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The Russell 2000 and the transports both eked out marginally lower lows. So do we say they are bearish, because of the lower low, or do we say, why wasn’t the new low a more serious break? The opportunity was there.

The 10-day moving average of the put/call ratio is high and Friday’s reading of 88% for the equities and 119% for total have kept it high. The American Association of Individual Investors’ weekly survey with the four week moving average of bears ought to peak when it is released later this week. That is typically bullish.

The other sentiment indicators I follow are not extreme, though. The Investors Intelligence bulls are at 49%. They were 42% at the May low, although I expect we will see this reading tumble when it is reported midweek this coming week. It was 29% at the December low.

Can the chop continue? By that I mean can we rally Monday and then come back down and keep doing this cha-cha-cha dance? I suppose we can, but I prefer a resolution, and I’m just not sure we have one yet. I’m not sure I would trust stocks if they rallied to follow through, nor am I sure I would trust them to have follow through on the downside.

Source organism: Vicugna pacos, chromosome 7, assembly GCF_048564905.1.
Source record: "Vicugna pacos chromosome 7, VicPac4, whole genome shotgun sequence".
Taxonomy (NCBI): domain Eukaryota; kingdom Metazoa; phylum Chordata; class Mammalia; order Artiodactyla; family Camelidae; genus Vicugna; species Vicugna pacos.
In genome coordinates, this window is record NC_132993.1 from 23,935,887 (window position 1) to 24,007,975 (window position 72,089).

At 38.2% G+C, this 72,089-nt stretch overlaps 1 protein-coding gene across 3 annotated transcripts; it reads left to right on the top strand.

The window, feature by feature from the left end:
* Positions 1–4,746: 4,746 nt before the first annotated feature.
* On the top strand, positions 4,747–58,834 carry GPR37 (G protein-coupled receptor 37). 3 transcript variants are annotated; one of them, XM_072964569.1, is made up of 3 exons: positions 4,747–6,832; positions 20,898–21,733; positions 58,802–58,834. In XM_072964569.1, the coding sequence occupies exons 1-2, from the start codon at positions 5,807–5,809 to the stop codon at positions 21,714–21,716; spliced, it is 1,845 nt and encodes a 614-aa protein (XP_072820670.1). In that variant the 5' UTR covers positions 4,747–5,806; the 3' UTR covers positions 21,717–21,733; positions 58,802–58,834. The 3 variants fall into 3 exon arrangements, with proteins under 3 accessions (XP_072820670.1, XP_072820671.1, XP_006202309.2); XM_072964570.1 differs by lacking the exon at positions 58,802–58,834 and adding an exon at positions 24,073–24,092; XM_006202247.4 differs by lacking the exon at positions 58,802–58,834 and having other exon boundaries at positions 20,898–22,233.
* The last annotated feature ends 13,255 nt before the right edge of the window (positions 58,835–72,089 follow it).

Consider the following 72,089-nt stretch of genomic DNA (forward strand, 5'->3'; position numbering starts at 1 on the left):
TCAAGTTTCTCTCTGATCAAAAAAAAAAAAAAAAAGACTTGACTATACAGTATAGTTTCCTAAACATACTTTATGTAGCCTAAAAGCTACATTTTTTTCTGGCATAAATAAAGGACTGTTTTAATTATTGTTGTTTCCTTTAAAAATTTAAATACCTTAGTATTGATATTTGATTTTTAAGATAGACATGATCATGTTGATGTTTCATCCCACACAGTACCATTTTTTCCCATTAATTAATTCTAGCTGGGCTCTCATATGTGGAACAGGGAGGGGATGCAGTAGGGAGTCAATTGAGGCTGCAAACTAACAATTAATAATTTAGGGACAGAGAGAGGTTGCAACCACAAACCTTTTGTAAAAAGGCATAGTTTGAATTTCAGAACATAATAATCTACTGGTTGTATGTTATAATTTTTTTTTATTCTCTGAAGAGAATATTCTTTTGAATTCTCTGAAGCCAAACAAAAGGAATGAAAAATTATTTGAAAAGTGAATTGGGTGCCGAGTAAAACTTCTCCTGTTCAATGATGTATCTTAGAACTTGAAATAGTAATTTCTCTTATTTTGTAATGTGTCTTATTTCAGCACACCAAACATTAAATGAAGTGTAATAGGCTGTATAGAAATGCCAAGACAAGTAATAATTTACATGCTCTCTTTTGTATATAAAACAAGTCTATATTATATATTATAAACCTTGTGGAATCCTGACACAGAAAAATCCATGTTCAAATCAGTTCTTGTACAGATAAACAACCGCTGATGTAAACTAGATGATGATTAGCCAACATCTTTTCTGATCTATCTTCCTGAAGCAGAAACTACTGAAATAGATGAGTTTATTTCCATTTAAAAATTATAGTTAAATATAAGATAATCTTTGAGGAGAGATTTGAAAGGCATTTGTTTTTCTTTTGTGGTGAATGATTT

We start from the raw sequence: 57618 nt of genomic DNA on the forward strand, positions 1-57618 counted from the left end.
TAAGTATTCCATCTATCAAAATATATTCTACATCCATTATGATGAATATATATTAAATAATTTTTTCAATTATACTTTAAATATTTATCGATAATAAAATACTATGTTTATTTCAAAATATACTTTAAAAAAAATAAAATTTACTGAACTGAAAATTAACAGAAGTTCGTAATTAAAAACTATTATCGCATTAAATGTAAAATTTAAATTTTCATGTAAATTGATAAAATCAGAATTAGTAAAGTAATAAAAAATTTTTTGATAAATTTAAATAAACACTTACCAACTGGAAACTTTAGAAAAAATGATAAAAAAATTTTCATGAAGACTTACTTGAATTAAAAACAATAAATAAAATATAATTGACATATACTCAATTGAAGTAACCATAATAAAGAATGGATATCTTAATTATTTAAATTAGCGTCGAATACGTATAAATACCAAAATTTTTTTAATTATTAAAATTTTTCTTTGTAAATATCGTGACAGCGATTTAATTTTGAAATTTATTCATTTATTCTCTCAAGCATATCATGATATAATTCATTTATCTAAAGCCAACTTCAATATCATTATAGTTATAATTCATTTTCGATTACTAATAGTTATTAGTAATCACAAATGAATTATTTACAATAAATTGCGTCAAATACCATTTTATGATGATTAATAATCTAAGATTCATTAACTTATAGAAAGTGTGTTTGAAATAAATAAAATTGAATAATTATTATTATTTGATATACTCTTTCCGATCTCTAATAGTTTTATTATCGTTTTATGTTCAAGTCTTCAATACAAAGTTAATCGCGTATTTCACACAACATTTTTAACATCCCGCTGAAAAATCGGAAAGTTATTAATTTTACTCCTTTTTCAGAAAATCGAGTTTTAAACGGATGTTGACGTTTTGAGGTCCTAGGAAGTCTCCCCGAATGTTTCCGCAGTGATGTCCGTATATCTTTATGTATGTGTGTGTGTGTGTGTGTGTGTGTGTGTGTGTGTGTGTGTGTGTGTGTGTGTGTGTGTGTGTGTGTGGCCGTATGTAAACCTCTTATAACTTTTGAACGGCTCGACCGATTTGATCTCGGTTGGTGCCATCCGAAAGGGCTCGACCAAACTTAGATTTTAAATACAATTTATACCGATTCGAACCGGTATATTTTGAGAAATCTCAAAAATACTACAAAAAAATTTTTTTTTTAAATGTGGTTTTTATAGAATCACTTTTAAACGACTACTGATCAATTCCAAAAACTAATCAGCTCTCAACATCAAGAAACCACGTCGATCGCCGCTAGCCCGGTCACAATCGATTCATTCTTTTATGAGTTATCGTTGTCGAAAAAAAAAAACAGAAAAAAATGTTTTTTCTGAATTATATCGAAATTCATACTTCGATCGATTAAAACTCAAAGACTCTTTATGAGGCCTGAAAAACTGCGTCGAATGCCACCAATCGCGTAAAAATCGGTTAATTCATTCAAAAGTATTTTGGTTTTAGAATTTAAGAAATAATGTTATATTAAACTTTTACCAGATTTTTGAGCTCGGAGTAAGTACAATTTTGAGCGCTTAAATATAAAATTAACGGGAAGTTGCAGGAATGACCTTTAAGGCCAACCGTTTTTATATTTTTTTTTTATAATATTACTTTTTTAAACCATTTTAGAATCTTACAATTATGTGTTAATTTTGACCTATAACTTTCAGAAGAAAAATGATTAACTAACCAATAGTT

Six Charts to Watch

Instead of offering “New Ideas” or even the “Q&A/Feedback” section in this letter, I am going to show you six charts I think we need to watch. There are plenty of others but these are a sample of what to look for.

One thing to note is that a break of these key levels followed by panic and a snapback is a positive, not a negative. It’s the break without panic that is a negative.

Let’s start with a bank, namely JPMorgan Chase (JPM) - Get Free Report. You can see the $104 level will be well watched. A break of that, and there becomes a measured target in the mid-$90 area. If it breaks and there is panic, and it then reverses and recaptures $104, and I’d consider that a positive.